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Many cities across the country are beginning to experiment with the idea of a guaranteed income: an amount of money meant to address the basic needs of a person living in the U.S., distributed on top of regular income. In Hudson, NY, a small city of just over 6,000, a guaranteed income pilot has been running since October 2020. NewsHour Weekend’s Zachary Green visited the city to learn more as a part of our series “Chasing the Dream: Poverty and Opportunity in America.”
Earlier this month, President Biden signed the $1.9 trillion American Rescue Act into law. It's the third relief package for Americans since the coronavirus pandemic took hold. Those checks, which began rolling out last week, will go directly to families that qualify. The added relief is also piquing interest in the concept of universal basic income.
Even before the pandemic, some cities like Stockton, California were already experimenting with a guaranteed income program and showing signs of success. Now, more cities across the country are signing on. NewsHour Weekend's Zachary Green visited one in New York to learn more. This segment is part of our ongoing series, "Chasing the Dream: Poverty and Opportunity in America."
Just two hours away from New York City, Hudson, New York–a small city of about six thousand people–is a prime weekend getaway spot. But it's also the site of one of the country's first citywide experiments in universal basic income, or UBI. Last October, 25 Hudson residents began receiving five hundred dollars a month. Joan Hunt is the director of HudsonUP, the city's guaranteed income pilot. It receives its funding from The Spark of Hudson Foundation and former Democratic presidential candidate Andrew Yang's nonprofit organization, Humanity Forward.
The question is always, "So why Hudson?" And I think there was interest from both parties– in sort of the size and scale of the community here in Hudson and the potential of a pilot like this. And definitely the need.
Lira Campbel is a retired educator who has lived in Hudson since 2002. She says that need became clear to her not long after moving here when she was speaking with a friend.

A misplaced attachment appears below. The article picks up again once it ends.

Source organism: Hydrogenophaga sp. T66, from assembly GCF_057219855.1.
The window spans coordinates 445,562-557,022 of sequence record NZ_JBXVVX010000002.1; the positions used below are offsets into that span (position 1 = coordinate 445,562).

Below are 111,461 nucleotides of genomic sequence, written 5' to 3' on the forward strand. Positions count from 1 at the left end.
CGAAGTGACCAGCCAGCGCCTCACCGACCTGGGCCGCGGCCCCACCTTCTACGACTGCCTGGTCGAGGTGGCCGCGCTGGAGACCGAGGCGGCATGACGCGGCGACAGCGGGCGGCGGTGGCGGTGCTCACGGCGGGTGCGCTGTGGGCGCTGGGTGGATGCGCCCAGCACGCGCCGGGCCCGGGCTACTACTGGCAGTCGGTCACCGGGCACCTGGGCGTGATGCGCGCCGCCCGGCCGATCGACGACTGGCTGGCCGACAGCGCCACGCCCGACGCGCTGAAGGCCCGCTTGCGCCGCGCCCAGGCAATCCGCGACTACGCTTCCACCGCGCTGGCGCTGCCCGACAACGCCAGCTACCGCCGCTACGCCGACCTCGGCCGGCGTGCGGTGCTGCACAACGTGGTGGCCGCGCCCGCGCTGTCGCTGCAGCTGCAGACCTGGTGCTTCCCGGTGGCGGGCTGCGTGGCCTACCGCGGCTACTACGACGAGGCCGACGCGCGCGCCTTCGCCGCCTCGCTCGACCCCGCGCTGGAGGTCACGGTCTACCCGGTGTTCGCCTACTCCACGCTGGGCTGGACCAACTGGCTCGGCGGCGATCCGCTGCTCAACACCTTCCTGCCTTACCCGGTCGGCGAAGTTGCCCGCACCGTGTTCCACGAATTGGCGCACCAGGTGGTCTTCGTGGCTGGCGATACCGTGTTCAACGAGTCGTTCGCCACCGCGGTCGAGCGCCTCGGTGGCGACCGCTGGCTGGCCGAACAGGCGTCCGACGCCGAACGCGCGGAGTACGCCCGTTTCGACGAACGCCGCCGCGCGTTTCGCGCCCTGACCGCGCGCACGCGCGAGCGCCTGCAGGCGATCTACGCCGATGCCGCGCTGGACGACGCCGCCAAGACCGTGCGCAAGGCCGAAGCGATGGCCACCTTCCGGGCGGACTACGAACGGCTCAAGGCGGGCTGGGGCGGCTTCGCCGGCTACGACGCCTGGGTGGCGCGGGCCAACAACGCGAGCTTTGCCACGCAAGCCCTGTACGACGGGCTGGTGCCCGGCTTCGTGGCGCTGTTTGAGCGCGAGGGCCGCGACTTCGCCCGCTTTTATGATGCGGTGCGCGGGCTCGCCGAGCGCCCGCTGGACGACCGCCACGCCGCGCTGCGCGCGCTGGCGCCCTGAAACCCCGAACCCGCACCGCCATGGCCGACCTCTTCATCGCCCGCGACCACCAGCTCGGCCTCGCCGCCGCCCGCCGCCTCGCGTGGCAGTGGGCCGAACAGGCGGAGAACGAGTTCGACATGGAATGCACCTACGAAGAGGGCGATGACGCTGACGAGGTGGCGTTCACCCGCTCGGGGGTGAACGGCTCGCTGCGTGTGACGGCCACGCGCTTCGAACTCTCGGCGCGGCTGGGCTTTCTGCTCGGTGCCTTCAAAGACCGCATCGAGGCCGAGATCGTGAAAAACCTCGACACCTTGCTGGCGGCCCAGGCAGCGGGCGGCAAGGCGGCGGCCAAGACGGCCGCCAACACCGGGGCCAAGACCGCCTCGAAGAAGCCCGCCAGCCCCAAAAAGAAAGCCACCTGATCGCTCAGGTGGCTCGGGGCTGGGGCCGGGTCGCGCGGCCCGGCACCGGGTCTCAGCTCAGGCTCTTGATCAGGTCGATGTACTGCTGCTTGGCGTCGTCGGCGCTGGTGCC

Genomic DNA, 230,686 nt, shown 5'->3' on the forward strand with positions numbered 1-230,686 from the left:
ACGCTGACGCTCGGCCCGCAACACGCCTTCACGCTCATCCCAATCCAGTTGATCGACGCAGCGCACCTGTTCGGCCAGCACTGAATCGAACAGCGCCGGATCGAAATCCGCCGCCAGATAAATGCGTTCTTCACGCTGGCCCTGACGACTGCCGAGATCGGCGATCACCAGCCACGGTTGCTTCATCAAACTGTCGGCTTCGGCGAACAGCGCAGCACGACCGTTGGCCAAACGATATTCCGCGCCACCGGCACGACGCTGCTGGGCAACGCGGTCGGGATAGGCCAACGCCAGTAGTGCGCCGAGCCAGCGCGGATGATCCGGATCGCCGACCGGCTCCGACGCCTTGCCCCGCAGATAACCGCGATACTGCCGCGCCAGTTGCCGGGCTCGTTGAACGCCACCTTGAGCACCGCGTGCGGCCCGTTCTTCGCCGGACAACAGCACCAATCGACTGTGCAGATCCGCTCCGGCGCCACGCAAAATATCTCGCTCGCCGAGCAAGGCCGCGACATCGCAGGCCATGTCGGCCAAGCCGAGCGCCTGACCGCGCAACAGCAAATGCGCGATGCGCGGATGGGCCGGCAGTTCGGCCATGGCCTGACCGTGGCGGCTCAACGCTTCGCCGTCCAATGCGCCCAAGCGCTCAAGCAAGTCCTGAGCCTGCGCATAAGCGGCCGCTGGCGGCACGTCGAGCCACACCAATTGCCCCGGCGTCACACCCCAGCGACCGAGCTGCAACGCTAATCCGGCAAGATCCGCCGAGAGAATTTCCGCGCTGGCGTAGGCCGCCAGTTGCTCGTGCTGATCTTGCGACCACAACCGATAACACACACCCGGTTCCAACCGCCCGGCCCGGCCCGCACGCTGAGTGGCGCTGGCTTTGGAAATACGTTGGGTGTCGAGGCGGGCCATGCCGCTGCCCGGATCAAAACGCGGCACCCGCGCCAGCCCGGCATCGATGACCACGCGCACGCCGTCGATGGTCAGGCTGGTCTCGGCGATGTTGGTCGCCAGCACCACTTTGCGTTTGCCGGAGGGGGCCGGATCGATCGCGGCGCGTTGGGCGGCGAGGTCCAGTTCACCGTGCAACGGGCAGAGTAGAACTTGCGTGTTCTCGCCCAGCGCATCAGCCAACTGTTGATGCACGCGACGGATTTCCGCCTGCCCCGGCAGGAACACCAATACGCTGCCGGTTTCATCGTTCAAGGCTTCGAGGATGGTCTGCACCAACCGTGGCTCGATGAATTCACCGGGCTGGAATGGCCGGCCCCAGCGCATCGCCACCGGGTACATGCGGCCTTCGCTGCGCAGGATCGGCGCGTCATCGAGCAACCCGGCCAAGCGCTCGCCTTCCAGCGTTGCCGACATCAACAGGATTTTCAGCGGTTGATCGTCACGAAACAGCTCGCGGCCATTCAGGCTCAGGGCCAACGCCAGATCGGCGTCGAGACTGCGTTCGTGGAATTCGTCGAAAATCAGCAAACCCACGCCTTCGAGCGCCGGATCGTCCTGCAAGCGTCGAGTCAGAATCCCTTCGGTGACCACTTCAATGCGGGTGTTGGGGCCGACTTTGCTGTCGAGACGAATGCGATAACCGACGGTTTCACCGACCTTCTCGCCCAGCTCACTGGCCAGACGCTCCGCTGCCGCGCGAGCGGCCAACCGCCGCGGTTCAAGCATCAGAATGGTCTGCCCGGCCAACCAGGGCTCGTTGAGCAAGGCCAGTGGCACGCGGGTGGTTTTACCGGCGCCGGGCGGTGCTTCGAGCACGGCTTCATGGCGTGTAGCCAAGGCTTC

She said, "Yeah, I gotta move. Someone from the city came and bought the house. The new owners raised the rent. And I can't afford it." That was the first story of many.
According to the real estate website, Zillow, the average home value in Hudson went up by nearly sixty percent in the past ten years. During that time, the median household income for Hudson residents stayed below forty-thousand dollars a year. And despite a relatively low unemployment rate, about twenty-three percent of Hudson's population lives in poverty. Since 1990, roughly two-thousand people have moved away. Hudson's mayor, Kamal Johnson, says that gentrification is driving the exodus from the city.
Mayor Kamal Johnson:
We see a lot of– transplants from New York City and from other big cities that are now coming here. And that's tough on the people that grew up here. You see a lot less of the people you went to school with– because they're forced to move to the outskirts of the city.
Even in the midst of the pandemic and the resulting financial crisis, Hudson home values rose by ten percent since last year. Meanwhile, longtime residents are finding it difficult to stay in the city without government assistance.
It's become really hard for families to find– affordable spaces outside of– subsidized housing.
Claire Cousin grew up in Hudson and now sits on the city's housing authority.
Most people that have children are only looking to get on wait lists for subsidized housing because that's the only thing that is sustainable and affordable for them. I've known people that have contacted me for help as an advocate because they've been on the wait list for three years. And their only alternative is to squeeze their families into smaller apartments for higher rents.
That's where Joan Hunt says the HudsonUP pilot can fill in the gap.
We see UBI as a real opportunity for folks to stay in their community. To be able to maybe take on a little bit of an extra burden when it comes to rent.
The concept is simple. For the next five years, twenty-five Hudson residents will receive five hundred dollars a month, direct deposited either into an account at a local credit union or onto a prepaid debit card. The participants can then spend or save the money in any way they see fit.
I can hear a lot of people being like, "You're giving people $500 a month and they don't have to do anything for it? People are gonna be spending their money on things that they don't need." What do you say to somebody who has those objections?
There's a history of– judgment when it comes to people in poverty. And this misconception that people with limited resources don't know how to make decisions that are best for them and their families. When, in fact, they're the experts in their own experience and they do know what's best for them and their families.
HudsonUP put the word out about the program through local organizations and advocates–including Claire Cousin, who also heads up the board for the grassroots Hudson/Catskill Housing Coalition.